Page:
by Conrad Albrecht
You learned about the tonic chord in our article Chord Patterns: Home and Away. Now let's learn about some more chords: the diatonic chords.
Most chords in most songs are diatonic chords; in fact, many songs use nothing but diatonic chords. So, what is a diatonic chord?
I'm going to explain scales and diatonic chords in some detail; but in the end you'll see that you can use ChordSong to do the actual work of finding diatonic chords for you.
(Before continuing, you should understand half-steps, whole-steps and the 12 chromatic tones; see Theory Basics: 12 Chromatic Tones.)
To review, these are the 12 chromatic tones:
A scale is just a collection of tones selected from these 12 chromatic tones. Usually, the tones in a scale are no more than 2 (or occasionally 3) half-steps apart; otherwise it doesn't "sound like a scale". Some scales are much more popular than others, and these popular scales have names.
For example, here are the tones in a Bb major scale (click the
notes one at a time, from left to right, to hear the scale):
Notice that this scale, the Bb major scale, has 7 different tones; it's common practice to repeat the 1st tone (Bb in this case) again at the end to "finish off" the scale on its home tone.
So, say you're writing a song in the key of Bb major, using notes from the Bb major scale. Then the "current scale" is the Bb major scale, and diatonic chords are any chords which use only notes from the Bb major scale.
The most basic diatonic chords are 3-note chords (triads) made
from alternating notes from the scale. So our 1st diatonic chord consists
of the 1st, 3rd, and 5th notes of the Bb major scale:
These 3 notes (Bb, D, F) form the chord known as the Bb major triad (or just the "Bb chord").
The next diatonic triad from our Bb major scale is made from the 2nd, 4th,
and 6th notes:
These 3 notes (C, Eb, G) form a Cm chord ("C minor triad").
When we think about how a chord works in a certain key, the exact name of the
chord (like "C minor") isn't most important. More important is to describe how
the chord relates to the key, for example, "the minor triad built on the 2nd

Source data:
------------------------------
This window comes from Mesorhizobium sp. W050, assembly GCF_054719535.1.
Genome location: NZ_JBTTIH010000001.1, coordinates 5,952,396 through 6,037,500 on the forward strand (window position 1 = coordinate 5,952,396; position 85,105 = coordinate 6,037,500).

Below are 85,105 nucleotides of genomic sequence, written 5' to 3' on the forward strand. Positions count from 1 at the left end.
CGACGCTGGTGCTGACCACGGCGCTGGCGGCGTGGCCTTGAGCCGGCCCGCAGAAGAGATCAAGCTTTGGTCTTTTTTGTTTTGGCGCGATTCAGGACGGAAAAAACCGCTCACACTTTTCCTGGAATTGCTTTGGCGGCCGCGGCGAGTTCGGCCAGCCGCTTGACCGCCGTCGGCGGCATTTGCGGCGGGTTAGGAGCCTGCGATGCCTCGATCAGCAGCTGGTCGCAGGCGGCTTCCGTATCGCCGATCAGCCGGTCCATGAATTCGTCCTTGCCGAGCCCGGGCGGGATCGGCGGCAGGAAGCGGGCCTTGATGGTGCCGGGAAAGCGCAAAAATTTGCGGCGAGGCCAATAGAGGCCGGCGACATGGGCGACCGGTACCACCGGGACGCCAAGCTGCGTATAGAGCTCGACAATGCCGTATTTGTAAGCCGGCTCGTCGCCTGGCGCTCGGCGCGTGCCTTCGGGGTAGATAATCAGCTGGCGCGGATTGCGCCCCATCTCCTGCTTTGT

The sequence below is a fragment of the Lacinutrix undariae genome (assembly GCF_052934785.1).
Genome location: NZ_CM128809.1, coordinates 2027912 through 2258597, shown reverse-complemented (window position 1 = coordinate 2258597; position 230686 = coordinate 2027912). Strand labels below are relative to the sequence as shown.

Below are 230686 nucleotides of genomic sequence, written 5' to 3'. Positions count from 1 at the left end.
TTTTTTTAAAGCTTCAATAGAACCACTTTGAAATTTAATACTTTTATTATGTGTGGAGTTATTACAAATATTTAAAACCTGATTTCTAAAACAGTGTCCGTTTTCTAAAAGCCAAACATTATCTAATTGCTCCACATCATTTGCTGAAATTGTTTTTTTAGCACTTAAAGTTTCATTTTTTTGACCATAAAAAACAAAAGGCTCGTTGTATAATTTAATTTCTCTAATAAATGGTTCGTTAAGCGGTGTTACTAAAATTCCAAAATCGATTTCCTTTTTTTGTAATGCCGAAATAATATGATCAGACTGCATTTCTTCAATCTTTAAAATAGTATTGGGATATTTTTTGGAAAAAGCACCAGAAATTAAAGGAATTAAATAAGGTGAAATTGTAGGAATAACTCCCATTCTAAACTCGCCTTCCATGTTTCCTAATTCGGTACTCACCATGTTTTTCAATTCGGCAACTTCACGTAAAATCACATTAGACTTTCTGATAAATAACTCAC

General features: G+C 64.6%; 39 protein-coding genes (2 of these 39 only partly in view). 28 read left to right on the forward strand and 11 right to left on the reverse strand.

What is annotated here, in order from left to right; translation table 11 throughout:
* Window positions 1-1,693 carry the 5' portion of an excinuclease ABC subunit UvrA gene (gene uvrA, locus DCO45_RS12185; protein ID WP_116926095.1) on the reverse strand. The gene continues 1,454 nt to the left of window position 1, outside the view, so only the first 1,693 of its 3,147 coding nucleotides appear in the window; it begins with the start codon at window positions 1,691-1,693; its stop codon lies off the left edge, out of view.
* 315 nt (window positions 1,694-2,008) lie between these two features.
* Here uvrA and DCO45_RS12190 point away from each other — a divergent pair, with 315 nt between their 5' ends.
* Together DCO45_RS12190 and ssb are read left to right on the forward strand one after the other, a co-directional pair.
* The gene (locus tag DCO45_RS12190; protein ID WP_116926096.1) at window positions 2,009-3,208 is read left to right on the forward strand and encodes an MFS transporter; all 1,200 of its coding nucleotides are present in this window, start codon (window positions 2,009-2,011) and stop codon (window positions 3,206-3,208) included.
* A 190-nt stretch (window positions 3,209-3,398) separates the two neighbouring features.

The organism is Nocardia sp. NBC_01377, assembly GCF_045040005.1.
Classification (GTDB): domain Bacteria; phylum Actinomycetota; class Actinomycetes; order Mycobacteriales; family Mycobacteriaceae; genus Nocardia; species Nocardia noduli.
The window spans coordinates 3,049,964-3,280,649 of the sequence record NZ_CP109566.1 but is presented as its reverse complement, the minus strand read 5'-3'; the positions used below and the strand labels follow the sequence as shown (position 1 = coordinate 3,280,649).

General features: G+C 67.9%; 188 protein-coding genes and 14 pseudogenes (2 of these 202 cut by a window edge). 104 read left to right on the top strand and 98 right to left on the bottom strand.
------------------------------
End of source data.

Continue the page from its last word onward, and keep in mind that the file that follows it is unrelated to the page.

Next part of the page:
note of the key's scale". To show this chord function we use Roman
numeral chord symbols. For example, in the key of Bb, if we use a Cm
chord, the Cm chord's Roman numeral symbol is:
This IIm symbol shows that the chord is a minor triad built on the 2nd note of the key's scale.
Since every major scale has seven different tones, and we can build a basic
triad starting on any of these tones, this means that there are seven basic
diatonic triads in any major key. Here are their Roman symbols:
So, now you know what diatonic chords are, but it seems like you have to know a lot of theory in order to use them; like the major scale for whatever key you're in, and what chords are formed by various notes. But you can use ChordSong to do this work for you. ChordSong's Diatonic Chords window (in the ChordSong menu bar, go to Chord > Diatonic Chords) gives you the most common diatonic chords in your song's key.
In order to use diatonic chords effectively, you'll want to learn the "sound" or "effect" of each one. Here are some ways to do this:
1. Analyze your own chord progressions.
Look at some of your own songs. Use ChordSong's Diatonic Chords window to see which of your own chords are diatonic chords, and which "functional" chords (IIm, IIIm, etc.) they are.
2. Use specific diatonic chords.
Create a chord progression with the IIm chord in it; create one with the IIIm chord in it; and so on, using various chords from the Diatonic Chords window. Use the tonic chord (the I chord) a lot also, to hear how the different diatonic chords relate to the tonic chord. Listen to the effect of each different diatonic chord.
3. Analyze popular songs.
Do the same thing as in 1. above, except use other people's songs you like instead of your own.
4. Repeat exercises from our other articles.
Review our other chord pattern articles:
Repeat the activities in those articles again. But this time, when the articles tell you to choose your own chords, use chords from the Diatonic Chords window.
© 2004-2016 Conrad Albrecht. All rights reserved.